9 HUMAN PRION DISEASES Learning Objectives Overview Introduction Subtypes Clinical Features Management OptionsManagement Options Investigations Infection Control Sources of Further Information & ReferralSources of Further Information & Referral Importance of GeneticsImportance of Genetics Key Points Learning Objectives and Further ReadingLearning Objectives and Further Reading Self Assessment Subtypes of Human Prion Disease IV Iatrogenic Prion Disease Iatrogenic prion disease was identified following transmission of sCJD via neurosurgical procedures, dura mater and corneal grafting and the use of cadaver derived growth hormone in the 1970s and 80s. Increased awareness, quarantining of surgical instruments where prion disease is suspected, and the move to recombinant growth hormone means that these cases are becoming rarer. In most, a history of exposure (e.g. to human derived growth hormone) is known and the diagnosis apparent. The identification of blood-transfusion transmission of vCJD (having received blood products from donors who later developed vCJD) has led to the recognition of a small number of individuals who may be at risk of developing vCJD as a result of having received blood transfusions. Leucocyte depletion, and the use of blood derived products (for example immunoglobulins) from areas where BSE exposure is much lower aim to reduce the risk of further cases. Techniques designed to screen blood products for abnormal prions are under development.

10 HUMAN PRION DISEASES Learning Objectives Overview Introduction Subtypes Clinical Features Management OptionsManagement Options Investigations Infection Control Sources of Further Information & ReferralSources of Further Information & Referral Importance of GeneticsImportance of Genetics Key Points Learning Objectives and Further ReadingLearning Objectives and Further Reading Self Assessment Subtypes of Human Prion Disease V Genetic or Inherited Prion Disease Genetic or inherited prion disease forms around 15% of cases of prion disease and is associated with around 30 known mutations in the prion protein gene. These diseases are inherited in an autosomal dominant fashion and exhibit nearly 100% penetrance in those carrying the abnormal mutation. Although rare, they are probably underdiagnosed as a result of the wide phenotype associated with them. Traditionally named syndromically (familial CJD, familial fatal insomnia, Gerstmann-Straussler-Scheinker syndrome) the same mutation can present with different syndromes and therefore categorisation by mutation subtype is now more common. Genetic counselling is important in families confirmed to carry mutations associated with inherited prion disease making the involvement of geneticists important. Theoretical risks of disease transmission (confirmed in animal models) also means that affected patients should notify medical staff and be advised not to donate blood or organs. Additional surgical precautions are advisable. Protein structure of the normal prion protein (PrP)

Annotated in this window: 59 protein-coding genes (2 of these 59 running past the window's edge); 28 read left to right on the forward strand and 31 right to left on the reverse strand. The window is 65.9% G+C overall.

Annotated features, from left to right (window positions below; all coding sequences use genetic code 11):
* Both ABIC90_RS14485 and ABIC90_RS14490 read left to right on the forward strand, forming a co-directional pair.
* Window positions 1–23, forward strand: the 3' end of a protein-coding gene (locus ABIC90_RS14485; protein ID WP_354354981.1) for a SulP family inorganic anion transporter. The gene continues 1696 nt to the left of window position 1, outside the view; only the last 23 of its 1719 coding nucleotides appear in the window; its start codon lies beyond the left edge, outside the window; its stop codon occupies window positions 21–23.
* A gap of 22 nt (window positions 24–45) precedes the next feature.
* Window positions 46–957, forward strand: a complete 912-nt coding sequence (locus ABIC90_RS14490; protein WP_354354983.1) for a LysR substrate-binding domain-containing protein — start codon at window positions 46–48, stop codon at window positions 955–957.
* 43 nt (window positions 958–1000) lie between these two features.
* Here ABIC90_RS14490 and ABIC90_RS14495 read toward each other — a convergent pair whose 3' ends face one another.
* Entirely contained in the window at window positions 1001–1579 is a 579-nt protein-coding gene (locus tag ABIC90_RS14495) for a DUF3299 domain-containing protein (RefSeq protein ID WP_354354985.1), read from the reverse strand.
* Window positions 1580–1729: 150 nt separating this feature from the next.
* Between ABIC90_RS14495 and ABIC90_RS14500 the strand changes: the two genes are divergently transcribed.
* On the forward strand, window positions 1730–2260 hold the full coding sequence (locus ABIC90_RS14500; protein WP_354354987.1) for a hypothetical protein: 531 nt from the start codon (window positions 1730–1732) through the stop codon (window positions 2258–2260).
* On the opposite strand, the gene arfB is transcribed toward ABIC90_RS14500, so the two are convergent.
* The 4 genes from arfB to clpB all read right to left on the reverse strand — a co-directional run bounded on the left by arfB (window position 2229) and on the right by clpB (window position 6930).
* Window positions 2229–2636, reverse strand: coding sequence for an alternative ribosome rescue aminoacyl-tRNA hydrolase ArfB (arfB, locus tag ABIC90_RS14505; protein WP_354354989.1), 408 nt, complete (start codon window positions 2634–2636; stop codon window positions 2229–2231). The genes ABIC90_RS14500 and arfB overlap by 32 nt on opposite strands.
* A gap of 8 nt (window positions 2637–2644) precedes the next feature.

11 HUMAN PRION DISEASES Learning Objectives Overview Introduction Subtypes Clinical Features Management OptionsManagement Options Investigations Infection Control Sources of Further Information & ReferralSources of Further Information & Referral Importance of GeneticsImportance of Genetics Key Points Learning Objectives and Further ReadingLearning Objectives and Further Reading Self Assessment Clinical Features Suggestive of a Diagnosis I sCJD typically presents with a progressive dementia (often rapidly progressive). Multiple brain regions (pyramidal, extrapyramidal, cerebellar, visual system) are affected leading to a mixture of clinical features. Initial stage Initially, the condition may mimic stroke, starting with a single apparent lesion site, but spreading to include multiple regions. Later stages Later stages of the disease lead to akinetic-mutism. This is a non- specific end point of neurodegenerative disease but myoclonus is often marked and the rapid progression to this point is often suggestive of sCJD. Disease course Typically the disease course is months but can be as little as a few weeks to as much as two years (and longer cases with pathological confirmation do exist).

12 HUMAN PRION DISEASES Learning Objectives Overview Introduction Subtypes Clinical Features Management OptionsManagement Options Investigations Infection Control Sources of Further Information & ReferralSources of Further Information & Referral Importance of GeneticsImportance of Genetics Key Points Learning Objectives and Further ReadingLearning Objectives and Further Reading Self Assessment Clinical Features Suggestive of a Diagnosis II Younger Age Group vCJD often begins with a non-specific neuropsychiatric disorder such as depression and or anxiety. Deep-seated unexplained lower limb pain can be seen in early stages. The presentation is classically in a significantly younger age group than sCJD (but cases of vCJD in older people are well recognised). Ataxia Ataxia with initially subtle cognitive decline develops and progresses subacutely. Late stage disease Late stage disease is also akinetic-mutism with myoclonus. Disease course The disease course is typically >6 months and previously fit younger patients have survived for years.